If Benson Mayowa is unable to go, the team may have no choice but to play Neal and Jones for extended snaps. If Mayowa is available, perhaps you’ll see Tyrone Crawford inside more to get some push, but if he isn’t, you’re basically down to just Lawrence, Crawford, and Taco Charlton on the edge, with Collins, Richard Ash, Datone Jones, and Neal on the inside. Ash is obviously a run-only player, so excluding him you’re down to just Jones and Neal.
The absence of Irving and the very real chance that Tyron Smith doesn’t play should be extremely concerning to Cowboys fans against a motivated Seahawks team with something to prove. It pretty much guarantees that this will be a tight game that goes down to the wire, especially with a quarterback like Wilson against a young, albeit talented secondary. But at the end of the day I feel like the impact and emotion associated with Elliott’s return, at home, will be just a bit too much for a flawed Seahawks team to overcome.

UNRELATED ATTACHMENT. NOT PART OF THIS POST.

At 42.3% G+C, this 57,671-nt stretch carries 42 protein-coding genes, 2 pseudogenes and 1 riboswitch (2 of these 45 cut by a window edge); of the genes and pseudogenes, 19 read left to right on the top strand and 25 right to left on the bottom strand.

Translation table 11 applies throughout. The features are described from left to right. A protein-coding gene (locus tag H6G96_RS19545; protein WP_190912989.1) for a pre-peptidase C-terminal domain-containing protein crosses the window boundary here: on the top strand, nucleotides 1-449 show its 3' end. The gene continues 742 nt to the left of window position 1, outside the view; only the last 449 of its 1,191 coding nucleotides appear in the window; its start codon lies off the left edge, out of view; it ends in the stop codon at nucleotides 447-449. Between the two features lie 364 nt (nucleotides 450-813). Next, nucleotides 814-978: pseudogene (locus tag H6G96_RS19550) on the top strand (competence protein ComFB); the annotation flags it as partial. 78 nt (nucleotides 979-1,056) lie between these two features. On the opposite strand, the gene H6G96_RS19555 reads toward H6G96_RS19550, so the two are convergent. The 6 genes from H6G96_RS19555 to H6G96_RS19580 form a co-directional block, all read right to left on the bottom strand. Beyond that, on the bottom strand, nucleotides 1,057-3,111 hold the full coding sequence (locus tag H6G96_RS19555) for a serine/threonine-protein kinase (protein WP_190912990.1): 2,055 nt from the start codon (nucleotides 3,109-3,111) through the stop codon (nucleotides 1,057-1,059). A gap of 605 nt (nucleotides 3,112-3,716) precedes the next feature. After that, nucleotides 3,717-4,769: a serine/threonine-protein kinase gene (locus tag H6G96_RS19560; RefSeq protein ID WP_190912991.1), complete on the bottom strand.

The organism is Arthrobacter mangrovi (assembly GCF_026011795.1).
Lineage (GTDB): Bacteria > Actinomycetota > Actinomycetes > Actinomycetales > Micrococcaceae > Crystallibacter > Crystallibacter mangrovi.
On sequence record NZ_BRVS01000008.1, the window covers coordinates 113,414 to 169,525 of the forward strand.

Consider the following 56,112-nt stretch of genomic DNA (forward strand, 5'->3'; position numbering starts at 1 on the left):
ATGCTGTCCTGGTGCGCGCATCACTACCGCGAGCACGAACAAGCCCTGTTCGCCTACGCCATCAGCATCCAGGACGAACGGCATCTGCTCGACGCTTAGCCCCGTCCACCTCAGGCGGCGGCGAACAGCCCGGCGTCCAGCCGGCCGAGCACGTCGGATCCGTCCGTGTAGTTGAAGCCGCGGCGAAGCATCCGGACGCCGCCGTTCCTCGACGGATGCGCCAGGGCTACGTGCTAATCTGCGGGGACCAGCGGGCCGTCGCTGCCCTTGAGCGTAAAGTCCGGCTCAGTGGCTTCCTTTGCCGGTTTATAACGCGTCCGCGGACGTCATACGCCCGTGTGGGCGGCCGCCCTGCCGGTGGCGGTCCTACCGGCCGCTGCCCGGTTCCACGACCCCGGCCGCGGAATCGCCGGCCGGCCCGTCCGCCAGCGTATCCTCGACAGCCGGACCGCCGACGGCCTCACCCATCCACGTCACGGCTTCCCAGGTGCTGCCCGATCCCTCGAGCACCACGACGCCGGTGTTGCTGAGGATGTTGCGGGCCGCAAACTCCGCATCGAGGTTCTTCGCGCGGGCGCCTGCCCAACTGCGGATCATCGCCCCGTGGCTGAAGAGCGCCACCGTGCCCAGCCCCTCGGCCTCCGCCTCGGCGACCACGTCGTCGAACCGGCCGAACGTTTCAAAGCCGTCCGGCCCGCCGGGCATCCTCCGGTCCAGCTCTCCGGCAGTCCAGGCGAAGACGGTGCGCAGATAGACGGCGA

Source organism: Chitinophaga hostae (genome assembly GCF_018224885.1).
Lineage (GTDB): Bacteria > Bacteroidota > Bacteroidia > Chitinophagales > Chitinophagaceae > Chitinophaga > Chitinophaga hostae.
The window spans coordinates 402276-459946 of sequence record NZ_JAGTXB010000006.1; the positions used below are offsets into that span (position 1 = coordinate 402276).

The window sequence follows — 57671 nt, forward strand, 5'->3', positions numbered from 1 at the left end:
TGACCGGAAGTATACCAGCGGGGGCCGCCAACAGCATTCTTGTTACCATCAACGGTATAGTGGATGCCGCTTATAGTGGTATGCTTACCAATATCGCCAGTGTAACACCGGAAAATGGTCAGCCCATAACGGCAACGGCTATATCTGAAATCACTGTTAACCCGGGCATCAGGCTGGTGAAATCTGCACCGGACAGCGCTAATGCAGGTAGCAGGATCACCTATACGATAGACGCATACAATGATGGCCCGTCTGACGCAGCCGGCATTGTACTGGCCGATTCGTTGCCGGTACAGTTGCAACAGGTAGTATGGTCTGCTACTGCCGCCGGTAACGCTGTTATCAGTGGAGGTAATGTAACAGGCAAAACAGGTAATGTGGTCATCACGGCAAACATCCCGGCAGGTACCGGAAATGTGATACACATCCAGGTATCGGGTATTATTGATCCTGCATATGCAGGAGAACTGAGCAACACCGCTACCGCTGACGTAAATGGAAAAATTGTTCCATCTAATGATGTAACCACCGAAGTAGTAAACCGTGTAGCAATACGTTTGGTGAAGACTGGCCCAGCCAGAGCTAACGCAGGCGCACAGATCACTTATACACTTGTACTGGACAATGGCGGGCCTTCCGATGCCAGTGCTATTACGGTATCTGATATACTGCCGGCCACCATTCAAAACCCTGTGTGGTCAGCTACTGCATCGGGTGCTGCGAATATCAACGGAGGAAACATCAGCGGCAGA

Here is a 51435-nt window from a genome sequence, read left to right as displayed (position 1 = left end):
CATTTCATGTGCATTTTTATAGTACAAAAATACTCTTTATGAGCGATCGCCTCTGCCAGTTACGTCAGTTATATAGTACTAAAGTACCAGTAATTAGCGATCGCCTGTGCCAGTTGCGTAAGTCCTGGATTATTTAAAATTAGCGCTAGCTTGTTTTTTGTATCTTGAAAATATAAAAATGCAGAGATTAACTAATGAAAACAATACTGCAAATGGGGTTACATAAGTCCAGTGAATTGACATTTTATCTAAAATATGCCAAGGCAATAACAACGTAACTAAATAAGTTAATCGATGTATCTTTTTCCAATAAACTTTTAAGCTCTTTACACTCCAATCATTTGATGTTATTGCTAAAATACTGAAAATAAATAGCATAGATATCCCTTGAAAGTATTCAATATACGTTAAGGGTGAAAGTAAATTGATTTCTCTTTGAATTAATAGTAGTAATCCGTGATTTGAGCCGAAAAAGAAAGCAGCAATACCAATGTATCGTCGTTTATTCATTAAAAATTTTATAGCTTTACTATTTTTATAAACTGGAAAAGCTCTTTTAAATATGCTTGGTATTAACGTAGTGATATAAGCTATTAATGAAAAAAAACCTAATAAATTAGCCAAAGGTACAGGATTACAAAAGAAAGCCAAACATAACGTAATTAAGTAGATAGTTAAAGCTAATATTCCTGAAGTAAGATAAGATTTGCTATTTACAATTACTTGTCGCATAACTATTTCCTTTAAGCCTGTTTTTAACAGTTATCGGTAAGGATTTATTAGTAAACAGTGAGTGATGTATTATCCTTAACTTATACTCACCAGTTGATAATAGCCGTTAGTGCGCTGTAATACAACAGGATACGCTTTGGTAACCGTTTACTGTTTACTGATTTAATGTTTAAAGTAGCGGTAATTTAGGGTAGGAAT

This isn’t 2012, and while Seattle still has several excellent defensive pieces that must be respected, they’re missing several cornerstones in Richard Sherman and Kam Chancellor, not to mention Cliff Avril, and some of the pieces they do have are starting to age, such as Michael Bennett. Offensively Wilson is amazing but they are one-dimensional and too reliant on having him bail out an otherwise uninspiring group.
Don’t beat yourself with mistakes, ride the wave of emotion, get Elliott going early, and do just enough to keep Wilson under wraps. Wilson will keep it close but the defense will do just enough to get by in another close one as the team lives to fight for at least one more week. Cowboys, 27-24.